On Dec. 8th, 2015, my younger sister and I took John to MGH in Boston, where within hours he was diagnosed with ALS. At the time, I thought it was the worst day of my life, but I didn’t know what lay ahead.
John deteriorated at a rate that no one could predict. Less than 3 months after his diagnosis, he lost the full use of his legs. Shortly after that, he was dependent on others for all self-care, no longer able to slowly lift a spoon to his mouth to feed himself.
Many people know our story, through what I’ve shared on Facebook, etc. The medical community all projected that John would live for 3-5 years. Very quickly, I knew this would not be the case. And so in December 2015, I started a new role as a fierce and loving advocate. It seemed like every few days I was dealing with a new crisis in terms of John’s health. My goal, my daily focus, was to keep him safe, feeling loved, and see that he had quality of life. I checked off what was doable on his wish list. I took him to San Diego to say goodbye to his mother, got him a ride in his favorite car (Austin Healey), and I organized a celebration of John’s life, just in the nick of time.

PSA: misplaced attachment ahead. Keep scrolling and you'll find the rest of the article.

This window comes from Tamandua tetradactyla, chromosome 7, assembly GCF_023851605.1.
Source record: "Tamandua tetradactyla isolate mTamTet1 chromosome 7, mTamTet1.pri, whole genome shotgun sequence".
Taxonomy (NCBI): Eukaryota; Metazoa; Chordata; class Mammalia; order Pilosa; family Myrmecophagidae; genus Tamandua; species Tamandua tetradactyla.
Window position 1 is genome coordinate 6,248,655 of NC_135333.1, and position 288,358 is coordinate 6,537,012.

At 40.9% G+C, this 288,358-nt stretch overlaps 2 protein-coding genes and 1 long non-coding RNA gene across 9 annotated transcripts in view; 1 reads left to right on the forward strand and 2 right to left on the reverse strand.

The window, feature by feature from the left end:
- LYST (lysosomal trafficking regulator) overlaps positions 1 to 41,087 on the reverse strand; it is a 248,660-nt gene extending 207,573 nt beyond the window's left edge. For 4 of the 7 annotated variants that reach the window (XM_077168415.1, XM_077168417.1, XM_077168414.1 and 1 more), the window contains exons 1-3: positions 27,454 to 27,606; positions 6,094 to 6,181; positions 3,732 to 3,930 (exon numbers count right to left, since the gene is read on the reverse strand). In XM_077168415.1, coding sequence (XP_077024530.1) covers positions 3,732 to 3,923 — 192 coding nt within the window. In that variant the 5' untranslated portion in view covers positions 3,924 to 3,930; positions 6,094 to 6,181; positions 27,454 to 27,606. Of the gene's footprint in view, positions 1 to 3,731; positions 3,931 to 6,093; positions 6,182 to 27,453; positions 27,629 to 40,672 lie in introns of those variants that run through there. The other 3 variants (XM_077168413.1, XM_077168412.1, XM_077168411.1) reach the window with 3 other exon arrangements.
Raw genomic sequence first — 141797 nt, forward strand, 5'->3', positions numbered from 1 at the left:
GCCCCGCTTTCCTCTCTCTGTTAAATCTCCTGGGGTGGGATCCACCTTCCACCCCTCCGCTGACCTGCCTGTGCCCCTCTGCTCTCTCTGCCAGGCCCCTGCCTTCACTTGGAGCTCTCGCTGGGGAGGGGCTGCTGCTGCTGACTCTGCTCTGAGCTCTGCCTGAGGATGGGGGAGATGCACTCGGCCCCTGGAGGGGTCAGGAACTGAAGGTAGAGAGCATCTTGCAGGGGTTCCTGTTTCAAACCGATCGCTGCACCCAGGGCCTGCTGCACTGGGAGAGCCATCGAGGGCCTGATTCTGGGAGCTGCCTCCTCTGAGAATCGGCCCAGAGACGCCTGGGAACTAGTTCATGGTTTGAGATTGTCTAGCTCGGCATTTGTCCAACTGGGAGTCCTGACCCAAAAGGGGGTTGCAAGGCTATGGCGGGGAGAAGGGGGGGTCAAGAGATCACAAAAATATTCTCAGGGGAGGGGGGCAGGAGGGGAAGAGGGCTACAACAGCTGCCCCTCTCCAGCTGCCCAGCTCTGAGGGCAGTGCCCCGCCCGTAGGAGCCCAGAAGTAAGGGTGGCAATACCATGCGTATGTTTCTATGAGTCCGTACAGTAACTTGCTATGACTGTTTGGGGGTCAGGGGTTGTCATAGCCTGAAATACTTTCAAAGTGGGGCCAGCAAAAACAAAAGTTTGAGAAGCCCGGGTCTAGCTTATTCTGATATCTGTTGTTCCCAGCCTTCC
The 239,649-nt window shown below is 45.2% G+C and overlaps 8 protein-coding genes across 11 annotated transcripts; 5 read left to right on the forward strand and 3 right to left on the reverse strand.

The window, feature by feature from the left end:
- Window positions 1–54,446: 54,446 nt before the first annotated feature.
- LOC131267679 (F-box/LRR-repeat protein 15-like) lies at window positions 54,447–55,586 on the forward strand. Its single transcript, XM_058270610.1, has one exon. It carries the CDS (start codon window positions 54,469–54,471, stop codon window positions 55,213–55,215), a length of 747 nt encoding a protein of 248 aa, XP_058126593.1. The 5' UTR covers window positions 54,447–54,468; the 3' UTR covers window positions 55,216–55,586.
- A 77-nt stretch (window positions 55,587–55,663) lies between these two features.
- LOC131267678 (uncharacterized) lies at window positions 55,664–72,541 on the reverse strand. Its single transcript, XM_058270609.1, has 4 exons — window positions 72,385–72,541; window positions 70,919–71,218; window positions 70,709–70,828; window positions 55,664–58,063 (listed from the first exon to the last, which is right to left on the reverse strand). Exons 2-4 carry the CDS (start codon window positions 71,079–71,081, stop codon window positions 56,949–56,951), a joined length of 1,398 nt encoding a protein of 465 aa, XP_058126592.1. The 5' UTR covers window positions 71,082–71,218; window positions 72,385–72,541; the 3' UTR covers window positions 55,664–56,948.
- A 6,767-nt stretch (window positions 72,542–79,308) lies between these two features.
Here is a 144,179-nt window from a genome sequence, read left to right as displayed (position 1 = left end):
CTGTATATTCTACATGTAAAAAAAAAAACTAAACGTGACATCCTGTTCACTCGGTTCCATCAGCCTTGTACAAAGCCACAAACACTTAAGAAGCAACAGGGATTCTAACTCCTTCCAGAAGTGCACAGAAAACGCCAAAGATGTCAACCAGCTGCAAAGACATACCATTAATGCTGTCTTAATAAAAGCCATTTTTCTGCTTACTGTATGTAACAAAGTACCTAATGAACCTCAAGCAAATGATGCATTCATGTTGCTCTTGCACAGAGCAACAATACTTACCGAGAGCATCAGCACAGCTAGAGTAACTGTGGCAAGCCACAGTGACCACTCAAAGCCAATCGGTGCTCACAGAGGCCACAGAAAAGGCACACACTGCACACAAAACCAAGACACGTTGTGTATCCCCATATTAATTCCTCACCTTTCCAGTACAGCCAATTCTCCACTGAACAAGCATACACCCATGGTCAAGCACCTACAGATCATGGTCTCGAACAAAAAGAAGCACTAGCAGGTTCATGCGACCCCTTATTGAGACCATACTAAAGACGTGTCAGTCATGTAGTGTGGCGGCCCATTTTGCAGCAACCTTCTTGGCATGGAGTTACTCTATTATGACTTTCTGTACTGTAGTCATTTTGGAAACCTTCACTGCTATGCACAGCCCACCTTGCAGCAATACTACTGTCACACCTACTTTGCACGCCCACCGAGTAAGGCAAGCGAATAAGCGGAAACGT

Less than six months after his ALS diagnosis, my husband was at peace. No longer suffering from his daily muscle spasms that left him screaming in the night.
While I was strong throughout this journey of caring for and watching my husband suffer up to the end, it was the grandchildren that would break me down. Those were the moments where I had to fight to not crumble to the floor. Moments such as when 4 y.o. Landon was begging his dying grandfather to wake up so he could play trains with him.
And so, when it was my turn to speak at John’s memorial this past July, I focused on the children in his life, and on how John inspired us all.
Below is how I closed my tribute to John.
Our 4 y. o. grandson lost his best buddy and fellow train lover. After John died, Landon told everyone PopPop was happy. “He’s a zombie train engineer now, driving dead people around,” Landon insisted. A fan of zombie shows, John would have loved this image.